California law required Fidelity, an entity engaged in the title insurance business, to file its rates with the California Insurance Commissioner. Consumers sued Fidelity under California’s unfair competition law, alleging that it had charged rates that were not filed with the Insurance Commissioner. The California court of appeal dismissed the case, holding that charging an unfiled rate was nonetheless “related to ratemaking,” and was therefore shielded from liability under a provision of state insurance law. The consumers filed a petition for review by the Supreme Court of California. Public Citizen submitted a letter as amicus curiae in support of the petition for review, explaining that the court of appeal’s decision was inconsistent with California law and could cause substantial consumer harm while immunizing corporate wrongdoing. The court granted review, and we filed an amicus brief elaborating on the points made in our letter.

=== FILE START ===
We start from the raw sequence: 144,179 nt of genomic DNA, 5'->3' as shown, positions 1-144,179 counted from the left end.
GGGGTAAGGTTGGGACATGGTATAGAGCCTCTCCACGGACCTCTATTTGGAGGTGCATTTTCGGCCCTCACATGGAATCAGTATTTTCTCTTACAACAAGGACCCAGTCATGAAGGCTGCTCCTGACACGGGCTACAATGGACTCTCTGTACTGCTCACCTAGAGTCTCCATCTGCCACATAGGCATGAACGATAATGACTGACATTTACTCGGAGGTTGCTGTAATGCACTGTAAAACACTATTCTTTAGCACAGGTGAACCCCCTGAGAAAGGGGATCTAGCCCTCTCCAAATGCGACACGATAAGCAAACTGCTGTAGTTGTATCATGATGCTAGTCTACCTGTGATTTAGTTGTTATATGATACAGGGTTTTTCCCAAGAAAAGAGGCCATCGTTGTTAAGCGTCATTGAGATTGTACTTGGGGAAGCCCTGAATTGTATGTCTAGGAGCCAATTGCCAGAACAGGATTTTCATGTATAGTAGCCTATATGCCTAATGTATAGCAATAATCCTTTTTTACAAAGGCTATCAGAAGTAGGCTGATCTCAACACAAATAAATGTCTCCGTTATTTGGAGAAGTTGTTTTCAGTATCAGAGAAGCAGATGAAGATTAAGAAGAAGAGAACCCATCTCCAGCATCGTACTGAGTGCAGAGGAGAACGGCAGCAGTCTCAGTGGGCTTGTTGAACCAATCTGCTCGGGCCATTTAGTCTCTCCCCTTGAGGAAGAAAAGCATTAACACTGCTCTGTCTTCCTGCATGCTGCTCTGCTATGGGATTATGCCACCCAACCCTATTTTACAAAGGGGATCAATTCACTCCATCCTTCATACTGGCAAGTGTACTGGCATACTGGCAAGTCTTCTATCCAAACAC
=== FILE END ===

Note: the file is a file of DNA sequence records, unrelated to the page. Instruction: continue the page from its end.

In an opinion issued in March 2021, the California Supreme Court ruled for the plaintiff. The court agreed with our position that the California Insurance Code does not shield title insurers from suit for charging unauthorized rates.